Home Arbitration/Labour Relations Mental health nurse at Ontario prison wins sexual harassment grievance

Mental health nurse at Ontario prison wins sexual harassment grievance

by HR Law Canada

A mental health nurse at the Algoma Treatment and Remand Centre — a medium/maximum security prison in Sault Ste. Marie, Ont. — has won her grievance after alleging that her employer failed to protect her from sexual harassment by an inmate.

Arbitrator Deborah Leighton concluded that the employer neglected its duty to ensure her safety.

The nurse filed a grievance on Sept. 2, 2022, claiming the employer “failed to protect my health and safety as well as my personal dignity when I was subject to sexual harassment in the workplace by an offender and the employer failed to hold the offender accountable for his actions,” contrary to the collective agreement, the Occupational Health and Safety Act, and the Human Rights Act.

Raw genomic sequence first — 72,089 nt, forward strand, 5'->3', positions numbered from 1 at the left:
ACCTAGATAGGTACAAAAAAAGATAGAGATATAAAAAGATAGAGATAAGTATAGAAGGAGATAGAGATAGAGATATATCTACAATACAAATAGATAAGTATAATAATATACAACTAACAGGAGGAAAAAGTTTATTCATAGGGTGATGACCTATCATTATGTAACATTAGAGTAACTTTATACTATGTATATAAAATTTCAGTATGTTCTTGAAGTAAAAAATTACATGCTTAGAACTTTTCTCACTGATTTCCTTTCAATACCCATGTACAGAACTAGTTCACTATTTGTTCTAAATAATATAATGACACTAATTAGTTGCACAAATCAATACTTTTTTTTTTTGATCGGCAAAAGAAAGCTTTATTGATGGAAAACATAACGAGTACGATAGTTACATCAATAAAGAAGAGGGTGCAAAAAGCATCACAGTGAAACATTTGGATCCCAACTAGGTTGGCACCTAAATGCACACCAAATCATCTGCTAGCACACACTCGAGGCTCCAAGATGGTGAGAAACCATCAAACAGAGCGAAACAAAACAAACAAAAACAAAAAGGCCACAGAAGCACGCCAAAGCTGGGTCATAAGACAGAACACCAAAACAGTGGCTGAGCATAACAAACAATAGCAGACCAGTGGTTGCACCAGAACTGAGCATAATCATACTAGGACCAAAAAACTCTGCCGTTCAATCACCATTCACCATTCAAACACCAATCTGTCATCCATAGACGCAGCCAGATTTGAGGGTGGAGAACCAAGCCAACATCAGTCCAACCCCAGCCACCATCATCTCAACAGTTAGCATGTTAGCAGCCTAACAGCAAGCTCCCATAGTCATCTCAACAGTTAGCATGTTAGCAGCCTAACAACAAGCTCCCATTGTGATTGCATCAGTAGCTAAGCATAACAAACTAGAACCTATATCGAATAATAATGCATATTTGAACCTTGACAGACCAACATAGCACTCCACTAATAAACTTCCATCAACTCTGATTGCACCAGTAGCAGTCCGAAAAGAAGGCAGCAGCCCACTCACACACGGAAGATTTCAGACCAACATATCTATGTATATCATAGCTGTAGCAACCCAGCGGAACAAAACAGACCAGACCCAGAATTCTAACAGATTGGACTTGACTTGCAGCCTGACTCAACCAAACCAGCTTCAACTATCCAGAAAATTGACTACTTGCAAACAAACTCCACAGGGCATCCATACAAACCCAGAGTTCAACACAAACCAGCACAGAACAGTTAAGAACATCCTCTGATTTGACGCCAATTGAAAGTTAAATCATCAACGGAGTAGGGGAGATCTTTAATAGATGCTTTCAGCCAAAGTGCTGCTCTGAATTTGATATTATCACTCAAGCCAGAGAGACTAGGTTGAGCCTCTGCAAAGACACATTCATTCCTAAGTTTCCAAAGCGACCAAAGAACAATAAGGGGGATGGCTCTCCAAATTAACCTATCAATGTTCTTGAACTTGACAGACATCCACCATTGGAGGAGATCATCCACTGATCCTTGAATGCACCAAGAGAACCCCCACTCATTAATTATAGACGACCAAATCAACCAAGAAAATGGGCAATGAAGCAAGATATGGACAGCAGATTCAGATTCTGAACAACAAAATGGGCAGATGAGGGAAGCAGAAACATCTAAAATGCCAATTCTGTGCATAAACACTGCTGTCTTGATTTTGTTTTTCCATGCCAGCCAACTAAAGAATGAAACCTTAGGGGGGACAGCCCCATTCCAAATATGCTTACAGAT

She sought an order for training for management on what constitutes sexual harassment and $5,000 in damages.

The employer denied the grievance, maintaining that there had been no breaches of the collective agreement or the Acts.

At the outset of the hearing, both parties agreed that the arbitrator had jurisdiction and requested a decision without precedential value and without written reasons. (For that reason, details in this case are light.)

The ruling found in favour of the nurse.

“I find that the grievor was sexually harassed by the inmate and given the employer has a duty to protect employees from harassment of third parties, in this case inmates, they failed in that obligation,” said Arbitrator Leighton.

Consequently, the employer was ordered to pay the nurse $1,500 in damages.

For more information, see Ontario Public Service Employees Union (Wieja) v Ontario (Solicitor General), 2024 CanLII 62894 (ON GSB).

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